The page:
Buffalo Soldiers’ legacy of endurance celebrated at Memorial Day ceremony
Author: Liz Forster, The Gazette - May 29, 2018 - Updated: May 29, 2018
COLORADO SPRINGS — Black soldiers in the 10th Cavalry Regiment fought on the frontlines of the Wild West, enduring attacks by renegade Native Americans and ruthless weather through the late 19th and early 20th centuries.
They survived on hard pieces of bread and small slabs of bacon. They earned 23 Medals of Honor and played a key role in the famous battle of San Juan Hill during the Spanish American War.
But their legacy is mostly absent from popular history.
“These guys were on the frontier before civilization and the only law and order representing the United States there,” said Rodd McCorvey. “Their history and their stories aren’t part of history books, though.”
Over the past 15 years, McCorvey and the 10th U.S. Cavalry Buffalo Soldiers Inc. have used Memorial Day to fill the gap left by conventional history books by marching to the gravestone of one of two Buffalo Soldiers buried in Colorado Springs’ Evergreen Cemetery.
More than 50 people followed in their footsteps Monday, some with a connection to the Buffalo Soldiers, others who knew little of the regiment’s rich history. Group drummer Tracy Quinn said it’s the most people he’s seen at this commemoration in the past couple of years.
“Times are changing, and people are more receptive to understanding that where they are is due to the people who were here,” he said. “They’re doing that today by paying respects to the Buffalo Soldiers.”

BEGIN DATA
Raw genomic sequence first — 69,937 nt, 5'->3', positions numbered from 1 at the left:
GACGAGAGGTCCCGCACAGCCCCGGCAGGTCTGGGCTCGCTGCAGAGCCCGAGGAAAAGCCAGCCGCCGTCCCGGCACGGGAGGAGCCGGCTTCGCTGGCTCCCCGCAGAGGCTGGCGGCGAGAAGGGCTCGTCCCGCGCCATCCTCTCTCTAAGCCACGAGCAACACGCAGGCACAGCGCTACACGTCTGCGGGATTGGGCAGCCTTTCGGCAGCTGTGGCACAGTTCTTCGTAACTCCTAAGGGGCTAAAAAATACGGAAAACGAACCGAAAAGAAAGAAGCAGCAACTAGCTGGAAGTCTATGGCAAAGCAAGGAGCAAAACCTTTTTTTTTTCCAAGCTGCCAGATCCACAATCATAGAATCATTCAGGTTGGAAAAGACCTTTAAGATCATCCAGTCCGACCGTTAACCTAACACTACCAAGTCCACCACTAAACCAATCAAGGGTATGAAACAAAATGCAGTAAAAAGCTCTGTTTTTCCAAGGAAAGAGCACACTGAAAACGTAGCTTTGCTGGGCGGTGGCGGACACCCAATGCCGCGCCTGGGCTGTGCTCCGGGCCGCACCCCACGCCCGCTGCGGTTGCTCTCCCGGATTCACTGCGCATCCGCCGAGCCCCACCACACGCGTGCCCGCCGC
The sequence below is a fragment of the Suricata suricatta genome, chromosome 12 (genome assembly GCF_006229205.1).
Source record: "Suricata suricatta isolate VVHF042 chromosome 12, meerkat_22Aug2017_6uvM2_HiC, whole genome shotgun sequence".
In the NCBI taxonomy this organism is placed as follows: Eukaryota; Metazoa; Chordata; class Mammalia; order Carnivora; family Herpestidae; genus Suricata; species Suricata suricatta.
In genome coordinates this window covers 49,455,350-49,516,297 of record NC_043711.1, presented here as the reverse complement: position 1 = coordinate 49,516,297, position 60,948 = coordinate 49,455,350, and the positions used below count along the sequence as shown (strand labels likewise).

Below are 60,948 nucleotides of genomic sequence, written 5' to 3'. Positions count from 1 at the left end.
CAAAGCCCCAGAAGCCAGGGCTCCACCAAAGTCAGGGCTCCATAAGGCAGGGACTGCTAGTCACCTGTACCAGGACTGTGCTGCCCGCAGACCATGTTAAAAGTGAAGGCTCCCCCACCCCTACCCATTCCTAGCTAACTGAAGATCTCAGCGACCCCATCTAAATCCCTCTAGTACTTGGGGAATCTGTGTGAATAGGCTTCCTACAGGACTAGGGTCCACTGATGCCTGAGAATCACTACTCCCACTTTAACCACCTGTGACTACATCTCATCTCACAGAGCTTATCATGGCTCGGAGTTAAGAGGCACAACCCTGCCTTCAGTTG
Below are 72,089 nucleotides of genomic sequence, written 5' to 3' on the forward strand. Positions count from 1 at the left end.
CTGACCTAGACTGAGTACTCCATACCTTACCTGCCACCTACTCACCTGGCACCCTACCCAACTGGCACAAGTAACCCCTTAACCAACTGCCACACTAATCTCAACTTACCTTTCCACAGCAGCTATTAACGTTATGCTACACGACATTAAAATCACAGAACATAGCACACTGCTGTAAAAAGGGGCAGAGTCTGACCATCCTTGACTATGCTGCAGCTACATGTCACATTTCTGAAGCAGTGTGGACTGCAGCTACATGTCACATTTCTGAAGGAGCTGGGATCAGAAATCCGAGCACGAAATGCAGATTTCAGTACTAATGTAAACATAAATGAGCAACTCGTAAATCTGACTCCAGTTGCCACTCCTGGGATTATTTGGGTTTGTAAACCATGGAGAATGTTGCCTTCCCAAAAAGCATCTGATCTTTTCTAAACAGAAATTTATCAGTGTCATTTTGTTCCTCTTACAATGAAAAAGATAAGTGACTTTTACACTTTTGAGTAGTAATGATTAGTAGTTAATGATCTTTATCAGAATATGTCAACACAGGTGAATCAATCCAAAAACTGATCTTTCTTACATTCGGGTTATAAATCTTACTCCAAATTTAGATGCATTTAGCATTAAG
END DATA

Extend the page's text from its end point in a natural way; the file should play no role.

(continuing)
That respect extended to McCorvey and other veterans in the 10th U.S. Cavalry Buffalo Soldiers too. Andrew Bell, who served in the Vietnam and Korean wars, said returning from Vietnam felt isolating despite the merits of his service.
“Vietnam veterans didn’t come home to ovations. We came back to protests,” he said. “To see the patriotism and respect and honor here today really means a lot.”
The 10th U.S. Cavalry Buffalo Soldiers’ event is accompanied by historic World War I and World War II displays, a presentation by the Sons of the American Revolution and a butterfly release at the cemetery’s chapel. The events highlight the Army’s multifaceted nature throughout history, said Dianne Hartshorn, director of the Evergreen Cemetery Benevolent Society.
“Memorial Day is about remembering those who gave their lives in times of service,” she said. “These people served and gave their lives and are worth remembering.”
Hartshorn’s organization hopes to relay that message year-round with its work to restore and preserve the Evergreen and Fairview cemeteries. Though the city owns both properties, each headstone and grave is property of the family of the deceased. Many of the headstones, some dating to before statehood in 1876, are deteriorating.
So the nonprofit Evergreen Cemetery Benevolent Society raises money and recruits volunteers to tend to gravestones in need. Its work keeps the stories of the deceased alive.
On Memorial Day, Hartshorn sees her work in action.
“I love seeing everyone coming together to celebrate those who served, especially when I see veterans talking with kids about their experiences,” she said.
“It makes Memorial Day more than just a fun three-day weekend in their minds.”